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Hands-On Adjusting: One Secret Ingredient of Body Sculpting Exercises
Look at a class in progress and everyone seems to be working contentedly. Listen to their interior monologue, and you might get a different impression. Here is what students tell me they are sometimes actually saying to themselves: “I wonder if I’m doing this right.” “I don’t think I’m in the right position. ” “I know I’m off, so why is the teacher walking right by me?” “I wish someone would HELP me.”
This kind of thinking challenges the conventional belief that students don’t want to be touched or singled out while taking exercise classes. If you go with this idea, teachers would do best to simply show the moves and let everyone figure them out on their own. The Bar Method doesn’t buy into this view. Most students we’ve consulted on this issue tell us that they are highly motivated to do the exercises right and are frustrated when they don’t feel cared for and tended to by their teachers. As long as teachers adjust their form supportively, they tell us, they appreciate the help.
Our students are smart to feel this way. Isometric systems like the Bar Method, unlike aerobics and boot camps, work by means of precise positioning. If students don’t get in the right positions, while they may get a good workout, they are not sculpting their bodies effectively. The better a student’s form, the faster the incredible results we are known for occur.
Of course, we Bar Method teachers must first overcome our students’ unfamiliarity with the idea that their exercise teachers will be adjusting their form. Our first step towards learning how to “adjust” without being intrusive takes place during teacher training. Trainees practice on each other until they learn to administer “adjustments” with so much skill, confidence and positive spirit that they are able to dispel any reluctance on the part of students to receive this kind of guidance – and ultimately leave their students more relaxed and energized.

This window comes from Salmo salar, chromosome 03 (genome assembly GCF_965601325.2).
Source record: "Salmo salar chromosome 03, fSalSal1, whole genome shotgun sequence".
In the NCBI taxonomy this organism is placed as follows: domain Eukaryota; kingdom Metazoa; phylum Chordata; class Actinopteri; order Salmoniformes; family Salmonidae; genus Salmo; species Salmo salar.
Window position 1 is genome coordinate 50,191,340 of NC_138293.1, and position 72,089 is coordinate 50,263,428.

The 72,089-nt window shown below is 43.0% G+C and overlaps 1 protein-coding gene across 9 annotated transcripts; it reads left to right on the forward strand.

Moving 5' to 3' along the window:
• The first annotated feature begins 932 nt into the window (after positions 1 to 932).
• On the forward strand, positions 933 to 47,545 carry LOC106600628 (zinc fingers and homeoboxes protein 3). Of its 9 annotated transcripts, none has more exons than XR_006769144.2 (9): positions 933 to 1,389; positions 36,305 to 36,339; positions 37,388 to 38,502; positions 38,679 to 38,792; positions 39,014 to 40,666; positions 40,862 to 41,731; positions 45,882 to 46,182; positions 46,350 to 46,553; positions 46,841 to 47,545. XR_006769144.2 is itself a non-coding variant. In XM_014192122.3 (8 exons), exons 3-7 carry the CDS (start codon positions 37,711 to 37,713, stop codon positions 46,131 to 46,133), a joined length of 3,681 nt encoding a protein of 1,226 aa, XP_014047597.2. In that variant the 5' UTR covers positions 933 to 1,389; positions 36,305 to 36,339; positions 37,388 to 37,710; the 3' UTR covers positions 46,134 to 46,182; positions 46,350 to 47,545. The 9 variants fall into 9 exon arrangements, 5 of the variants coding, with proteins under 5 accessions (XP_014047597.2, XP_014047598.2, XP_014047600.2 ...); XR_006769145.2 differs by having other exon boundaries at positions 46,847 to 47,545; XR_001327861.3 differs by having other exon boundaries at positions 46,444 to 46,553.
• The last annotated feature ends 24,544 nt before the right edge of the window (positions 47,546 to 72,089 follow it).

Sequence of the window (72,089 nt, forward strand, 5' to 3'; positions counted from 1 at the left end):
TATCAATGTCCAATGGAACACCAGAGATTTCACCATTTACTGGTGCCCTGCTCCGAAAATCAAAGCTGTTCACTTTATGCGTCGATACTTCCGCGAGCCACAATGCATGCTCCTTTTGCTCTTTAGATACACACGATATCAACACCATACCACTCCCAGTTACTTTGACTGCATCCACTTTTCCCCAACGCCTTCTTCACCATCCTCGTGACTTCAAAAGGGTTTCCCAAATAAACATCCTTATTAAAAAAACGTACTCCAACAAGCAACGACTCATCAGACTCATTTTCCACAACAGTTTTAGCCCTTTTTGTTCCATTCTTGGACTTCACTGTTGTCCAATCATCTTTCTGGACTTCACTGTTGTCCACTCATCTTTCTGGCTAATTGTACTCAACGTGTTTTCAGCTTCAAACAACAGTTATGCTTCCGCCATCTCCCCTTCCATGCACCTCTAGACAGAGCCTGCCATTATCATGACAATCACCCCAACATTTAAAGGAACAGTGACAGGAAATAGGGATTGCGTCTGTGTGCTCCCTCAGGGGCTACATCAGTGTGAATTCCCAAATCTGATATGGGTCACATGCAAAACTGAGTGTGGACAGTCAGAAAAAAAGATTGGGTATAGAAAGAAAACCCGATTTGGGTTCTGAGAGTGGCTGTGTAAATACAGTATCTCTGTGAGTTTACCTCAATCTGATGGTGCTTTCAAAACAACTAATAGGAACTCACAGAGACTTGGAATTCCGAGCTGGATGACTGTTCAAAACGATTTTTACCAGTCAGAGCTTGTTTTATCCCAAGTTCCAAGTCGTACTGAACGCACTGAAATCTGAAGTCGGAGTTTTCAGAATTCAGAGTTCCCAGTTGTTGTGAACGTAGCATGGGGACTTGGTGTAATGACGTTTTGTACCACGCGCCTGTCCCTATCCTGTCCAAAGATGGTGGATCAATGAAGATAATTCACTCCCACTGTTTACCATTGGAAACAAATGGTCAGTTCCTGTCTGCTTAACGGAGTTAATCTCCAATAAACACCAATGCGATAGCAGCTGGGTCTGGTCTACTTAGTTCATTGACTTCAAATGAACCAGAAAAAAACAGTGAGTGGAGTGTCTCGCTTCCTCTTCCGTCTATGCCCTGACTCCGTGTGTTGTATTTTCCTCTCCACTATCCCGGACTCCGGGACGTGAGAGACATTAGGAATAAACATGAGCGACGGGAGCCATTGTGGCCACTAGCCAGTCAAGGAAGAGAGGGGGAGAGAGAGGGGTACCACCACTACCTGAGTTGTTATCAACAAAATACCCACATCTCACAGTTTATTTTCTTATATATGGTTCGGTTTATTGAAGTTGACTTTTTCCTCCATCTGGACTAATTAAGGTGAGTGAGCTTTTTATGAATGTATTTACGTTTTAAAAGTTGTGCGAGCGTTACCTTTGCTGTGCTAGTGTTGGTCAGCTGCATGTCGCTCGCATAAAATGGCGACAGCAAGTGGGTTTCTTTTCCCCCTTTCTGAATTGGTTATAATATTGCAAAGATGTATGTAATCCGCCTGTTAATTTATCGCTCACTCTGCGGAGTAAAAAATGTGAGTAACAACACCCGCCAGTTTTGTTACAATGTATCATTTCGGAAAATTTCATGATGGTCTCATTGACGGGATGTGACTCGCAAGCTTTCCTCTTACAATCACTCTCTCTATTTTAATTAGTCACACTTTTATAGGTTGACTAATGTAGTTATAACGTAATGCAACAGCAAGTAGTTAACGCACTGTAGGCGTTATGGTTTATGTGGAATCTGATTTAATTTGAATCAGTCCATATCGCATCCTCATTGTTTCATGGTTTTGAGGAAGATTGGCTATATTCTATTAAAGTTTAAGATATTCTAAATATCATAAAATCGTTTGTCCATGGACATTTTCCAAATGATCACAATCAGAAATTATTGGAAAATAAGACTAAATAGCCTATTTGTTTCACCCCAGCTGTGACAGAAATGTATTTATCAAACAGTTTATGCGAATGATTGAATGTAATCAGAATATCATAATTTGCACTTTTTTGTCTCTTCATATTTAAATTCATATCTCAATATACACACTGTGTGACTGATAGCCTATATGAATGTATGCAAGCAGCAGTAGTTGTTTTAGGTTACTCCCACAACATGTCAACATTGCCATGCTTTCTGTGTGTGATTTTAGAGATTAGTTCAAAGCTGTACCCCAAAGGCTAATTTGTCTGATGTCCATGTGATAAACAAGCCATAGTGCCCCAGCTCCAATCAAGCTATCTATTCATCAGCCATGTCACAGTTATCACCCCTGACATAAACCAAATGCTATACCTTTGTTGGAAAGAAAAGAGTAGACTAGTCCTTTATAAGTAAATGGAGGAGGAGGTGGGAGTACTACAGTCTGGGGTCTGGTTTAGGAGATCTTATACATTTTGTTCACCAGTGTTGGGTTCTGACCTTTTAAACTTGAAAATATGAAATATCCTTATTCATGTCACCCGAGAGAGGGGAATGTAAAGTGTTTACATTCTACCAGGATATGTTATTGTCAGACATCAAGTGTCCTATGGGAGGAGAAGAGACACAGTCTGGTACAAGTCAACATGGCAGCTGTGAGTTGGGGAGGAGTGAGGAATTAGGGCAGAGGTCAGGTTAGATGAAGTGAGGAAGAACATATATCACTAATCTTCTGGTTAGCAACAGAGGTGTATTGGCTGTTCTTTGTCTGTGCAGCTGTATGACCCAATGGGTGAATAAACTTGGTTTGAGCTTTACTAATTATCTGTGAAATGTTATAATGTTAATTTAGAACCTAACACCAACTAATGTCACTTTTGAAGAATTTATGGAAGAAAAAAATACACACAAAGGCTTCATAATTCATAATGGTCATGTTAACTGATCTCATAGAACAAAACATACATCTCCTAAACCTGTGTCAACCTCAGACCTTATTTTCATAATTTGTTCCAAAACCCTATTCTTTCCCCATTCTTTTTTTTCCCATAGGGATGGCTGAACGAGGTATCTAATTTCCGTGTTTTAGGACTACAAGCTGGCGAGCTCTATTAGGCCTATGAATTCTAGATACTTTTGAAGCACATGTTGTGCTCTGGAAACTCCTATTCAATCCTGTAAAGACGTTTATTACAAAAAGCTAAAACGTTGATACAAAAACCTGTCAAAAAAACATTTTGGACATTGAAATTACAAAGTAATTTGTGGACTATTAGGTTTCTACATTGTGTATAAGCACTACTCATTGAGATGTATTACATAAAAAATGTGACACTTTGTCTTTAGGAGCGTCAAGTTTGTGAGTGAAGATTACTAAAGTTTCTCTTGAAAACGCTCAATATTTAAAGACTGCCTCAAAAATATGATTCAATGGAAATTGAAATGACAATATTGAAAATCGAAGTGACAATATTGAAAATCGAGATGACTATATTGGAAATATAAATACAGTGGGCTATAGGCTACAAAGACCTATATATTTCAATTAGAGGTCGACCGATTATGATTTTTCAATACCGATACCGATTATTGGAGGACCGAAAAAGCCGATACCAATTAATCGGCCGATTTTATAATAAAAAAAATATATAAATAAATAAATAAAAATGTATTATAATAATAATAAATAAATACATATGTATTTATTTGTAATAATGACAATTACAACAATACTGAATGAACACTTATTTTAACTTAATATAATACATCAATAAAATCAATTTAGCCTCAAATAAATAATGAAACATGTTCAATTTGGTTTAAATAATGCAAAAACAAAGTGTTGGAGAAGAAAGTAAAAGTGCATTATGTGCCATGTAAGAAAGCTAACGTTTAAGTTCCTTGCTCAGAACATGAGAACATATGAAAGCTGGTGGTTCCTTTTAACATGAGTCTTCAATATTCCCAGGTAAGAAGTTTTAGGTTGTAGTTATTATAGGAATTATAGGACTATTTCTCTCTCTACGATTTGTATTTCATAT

Here are a few guidelines we Bar Method teachers follow in order to make hands-on adjusting as positive an experience for our students as possible:
Touch the bony places, not the squishy places. We definitely don’t want to mistakenly put our hands on the squishier body parts. The double benefit of this tack is that the bony structures such as the hips, shoulders and the back of the ribs work better anyway when you’re straightening someone’s back or correcting their posture.
Smile (and try not to over-state the issue). When you’re making a physical adjustment, we try not to confuse the issue by talking. Students don’t want attention drawn to them, and too much conversation breaks their concentration.
Aim for improvement rather than perfection. Improvement is the goal we’re looking for. It’s fun for teachers to acknowledge – and students to be reminded – that those little steps of progress add up until they become significant change.
Watch! Some teaches develop an uncanny ability to sense their students’ needs by reading their body language and facial expressions. These gifted and caring teachers can thereby eke out the students who are most hoping for help.
All told, “hands-on adjusting” helps students get workouts sessions that feel targeted. “I like that the Bar Method is never random,” a Walnut Creek student told me last summer. “The teachers are great because they help me find every muscle from head to toe.”
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